The Biggest Superhero Films That Didn't Happen, Part 2
Comic Books, Film
The manhwa Sugarholic only looks like a pink-plastered romance. In reality, the “heroine” of comic is so unconventional that she makes traditional courtship rituals seem like pure madness.
Sugarholic, by Goong GooGoo, opens when 20 year old Jae-Jyu is kicked out of her grandmother’s house for being lazy and useless. By some quirk of fate she has yet to have acquired one skill worth having in all her years on earth. Grandma ships Jae-Jyu off to join her brother in the big city with no plan, no job, and a distinct lack of street smarts. She’s not five seconds off the bus before she’s earned what should be the eternal enmity of a handsome, elite young man by embarrassing him in at least 3 different and oddly spectacular ways in less than 10 minutes. If this is supposed to a “meet cute” it could not have been more awkward, although she and the rich jerk, Whie-Whan, seem destined to cross paths, each torturing the other by the simple fact of their mismatched personalities. Although Whie-Whan has status, wealth and a big chip on his shoulder (as per leading man regulations in romance comics), Jae-Jyu often overwhelms his plotting because strategy is no match against her special brand of crazy.
Jae-Jyu is loud, boyish, and just about the most uncouth person you’ll probably ever see in a romance comic. She’s a messy drunk and is prone to accidentally destroying pretty much anything that requires an ounce of special care or consideration. It is almost impossible to imagine her falling in love, much less anyone falling in love with her. In a very strange turn, the comic pulls out the old cliche of a pretend relationship — Whie-Whan wants to pay Jae-Jyu to “date” him to keep his domineering father off his back. This actually works because there is a kind of logic to this decision — after all, if there’s any girl Whie-Whan would assume is attraction-proof it would certainly be Jae-Jyu.
In addition to that plot line, there is a parallel romance not progressing on the side. Jae-Jyu is being actively pursued by a childhood friend who has loved her from afar for years (one assumes that only distance would actually make the heart grow fonder in Jae-Jyu’s case). Jae-Jyu believes that this young man only wants revenge for all the bullying he put up with from her when they were kids. This makes for some exasperating, although amusing scenes, where his romantic overtures make her treat him like a serial killer. If even there’s no real reason he should love Jae-Jyu, the poor kid deserves a medal for trying to reach her with his feelings when she’s constantly running out on him in abject, yet very loudly articulated, terror.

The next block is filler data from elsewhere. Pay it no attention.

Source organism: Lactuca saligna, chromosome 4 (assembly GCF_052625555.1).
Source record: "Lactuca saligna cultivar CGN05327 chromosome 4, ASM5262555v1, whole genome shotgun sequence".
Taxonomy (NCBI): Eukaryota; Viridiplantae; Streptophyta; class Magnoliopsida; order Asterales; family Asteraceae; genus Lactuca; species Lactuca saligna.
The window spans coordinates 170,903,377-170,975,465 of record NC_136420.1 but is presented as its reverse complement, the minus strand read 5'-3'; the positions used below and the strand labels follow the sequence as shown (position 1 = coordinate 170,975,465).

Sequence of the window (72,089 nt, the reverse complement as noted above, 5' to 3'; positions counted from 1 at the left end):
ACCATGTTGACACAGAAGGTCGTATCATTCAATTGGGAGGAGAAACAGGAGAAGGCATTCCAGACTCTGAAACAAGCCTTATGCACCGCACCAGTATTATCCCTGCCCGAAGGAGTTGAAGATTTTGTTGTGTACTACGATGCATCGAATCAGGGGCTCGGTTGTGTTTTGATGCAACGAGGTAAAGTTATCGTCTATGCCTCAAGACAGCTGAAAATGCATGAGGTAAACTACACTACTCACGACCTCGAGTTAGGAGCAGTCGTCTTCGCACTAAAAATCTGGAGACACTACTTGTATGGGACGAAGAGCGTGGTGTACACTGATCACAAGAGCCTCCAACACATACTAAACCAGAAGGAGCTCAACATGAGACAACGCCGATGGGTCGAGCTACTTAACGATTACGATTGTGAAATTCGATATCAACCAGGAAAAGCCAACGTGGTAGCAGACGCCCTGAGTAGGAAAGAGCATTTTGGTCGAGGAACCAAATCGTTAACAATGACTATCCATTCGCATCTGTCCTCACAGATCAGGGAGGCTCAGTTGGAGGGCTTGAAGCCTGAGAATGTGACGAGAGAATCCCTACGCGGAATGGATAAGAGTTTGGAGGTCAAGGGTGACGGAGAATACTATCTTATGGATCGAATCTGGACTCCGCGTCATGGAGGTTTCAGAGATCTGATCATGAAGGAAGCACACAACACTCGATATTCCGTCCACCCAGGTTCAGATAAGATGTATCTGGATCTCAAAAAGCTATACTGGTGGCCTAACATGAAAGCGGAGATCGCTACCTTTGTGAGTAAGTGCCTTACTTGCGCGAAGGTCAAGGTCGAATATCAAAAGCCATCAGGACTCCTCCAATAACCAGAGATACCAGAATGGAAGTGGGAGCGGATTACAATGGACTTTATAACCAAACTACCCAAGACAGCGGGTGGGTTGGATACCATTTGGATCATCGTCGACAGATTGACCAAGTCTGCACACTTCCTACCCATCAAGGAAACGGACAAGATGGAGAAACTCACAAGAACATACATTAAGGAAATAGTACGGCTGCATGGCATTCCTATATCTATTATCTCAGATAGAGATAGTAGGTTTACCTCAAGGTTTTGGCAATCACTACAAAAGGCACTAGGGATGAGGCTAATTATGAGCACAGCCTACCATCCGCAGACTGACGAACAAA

The end result is that while there are plenty of romance cliches at work in this title, they always seem to be intentionally unconvincing thanks to the challenge Jae-Jyu poses to normal human interactions. The girl is a true magnet for trouble and I found it rather amusing that she somehow manages to squirm out of difficult situations thanks to her strange brand of innocent thick headed-ness. It is true that by the third volume the series she starts to evolve as a character and actually learn to communicate with other human beings, but she is still a very long way from being able to maintain a romantic bond.
I find Sugarholic strangely compelling, in part because the heroine clearly fell out of a gag comic into this romance tale. While her prospective partners appear to be routine cliches you might see in any number of manga or manhwa oriented toward a young adult female audience, their undeniable attraction to the human tornado that is Jae-Jyu — a girl who can barely function for five entire minutes in “polite” society — only reinforces their own special brand of weirdness. While I would not argue the comic undermines the cliches of the genre, I do find that the antics of the main cast makes me not mind the creator’s reliance upon those cliches a bit.
Review copies of volumes 2 and 3 were provided by Yen Press.
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